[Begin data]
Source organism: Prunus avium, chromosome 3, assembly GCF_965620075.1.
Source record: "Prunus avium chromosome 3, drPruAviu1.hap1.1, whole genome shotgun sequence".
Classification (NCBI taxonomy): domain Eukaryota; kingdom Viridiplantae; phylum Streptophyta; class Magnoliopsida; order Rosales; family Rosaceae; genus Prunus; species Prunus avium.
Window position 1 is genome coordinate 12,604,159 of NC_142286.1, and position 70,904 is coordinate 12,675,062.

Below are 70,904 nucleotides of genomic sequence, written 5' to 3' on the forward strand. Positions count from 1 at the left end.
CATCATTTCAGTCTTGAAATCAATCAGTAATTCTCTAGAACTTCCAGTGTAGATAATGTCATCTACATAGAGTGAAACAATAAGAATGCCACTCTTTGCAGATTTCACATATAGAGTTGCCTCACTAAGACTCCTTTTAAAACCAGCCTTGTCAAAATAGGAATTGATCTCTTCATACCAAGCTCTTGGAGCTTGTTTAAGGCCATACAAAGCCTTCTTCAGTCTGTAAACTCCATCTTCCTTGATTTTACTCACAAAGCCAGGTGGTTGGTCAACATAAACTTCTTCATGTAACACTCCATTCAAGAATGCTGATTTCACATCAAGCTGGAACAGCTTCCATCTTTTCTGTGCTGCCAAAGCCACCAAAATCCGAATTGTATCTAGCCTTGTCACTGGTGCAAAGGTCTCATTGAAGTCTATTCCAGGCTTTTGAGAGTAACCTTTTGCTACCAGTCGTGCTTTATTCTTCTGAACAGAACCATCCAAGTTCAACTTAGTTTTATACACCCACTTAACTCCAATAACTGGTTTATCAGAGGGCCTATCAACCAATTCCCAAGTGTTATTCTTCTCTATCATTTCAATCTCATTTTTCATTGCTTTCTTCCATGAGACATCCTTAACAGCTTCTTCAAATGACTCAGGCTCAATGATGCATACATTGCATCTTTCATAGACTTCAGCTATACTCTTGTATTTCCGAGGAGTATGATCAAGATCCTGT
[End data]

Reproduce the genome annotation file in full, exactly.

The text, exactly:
Source organism: Prunus avium, chromosome 3, assembly GCF_965620075.1.
Source record: "Prunus avium chromosome 3, drPruAviu1.hap1.1, whole genome shotgun sequence".
Classification (NCBI taxonomy): domain Eukaryota; kingdom Viridiplantae; phylum Streptophyta; class Magnoliopsida; order Rosales; family Rosaceae; genus Prunus; species Prunus avium.
Window position 1 is genome coordinate 12,604,159 of NC_142286.1, and position 70,904 is coordinate 12,675,062.

Below are 70,904 nucleotides of genomic sequence, written 5' to 3' on the forward strand. Positions count from 1 at the left end.
CATCATTTCAGTCTTGAAATCAATCAGTAATTCTCTAGAACTTCCAGTGTAGATAATGTCATCTACATAGAGTGAAACAATAAGAATGCCACTCTTTGCAGATTTCACATATAGAGTTGCCTCACTAAGACTCCTTTTAAAACCAGCCTTGTCAAAATAGGAATTGATCTCTTCATACCAAGCTCTTGGAGCTTGTTTAAGGCCATACAAAGCCTTCTTCAGTCTGTAAACTCCATCTTCCTTGATTTTACTCACAAAGCCAGGTGGTTGGTCAACATAAACTTCTTCATGTAACACTCCATTCAAGAATGCTGATTTCACATCAAGCTGGAACAGCTTCCATCTTTTCTGTGCTGCCAAAGCCACCAAAATCCGAATTGTATCTAGCCTTGTCACTGGTGCAAAGGTCTCATTGAAGTCTATTCCAGGCTTTTGAGAGTAACCTTTTGCTACCAGTCGTGCTTTATTCTTCTGAACAGAACCATCCAAGTTCAACTTAGTTTTATACACCCACTTAACTCCAATAACTGGTTTATCAGAGGGCCTATCAACCAATTCCCAAGTGTTATTCTTCTCTATCATTTCAATCTCATTTTTCATTGCTTTCTTCCATGAGACATCCTTAACAGCTTCTTCAAATGACTCAGGCTCAATGATGCATACATTGCATCTTTCATAGACTTCAGCTATACTCTTGTATTTCCGAGGAGTATGATCAAGATCCTGT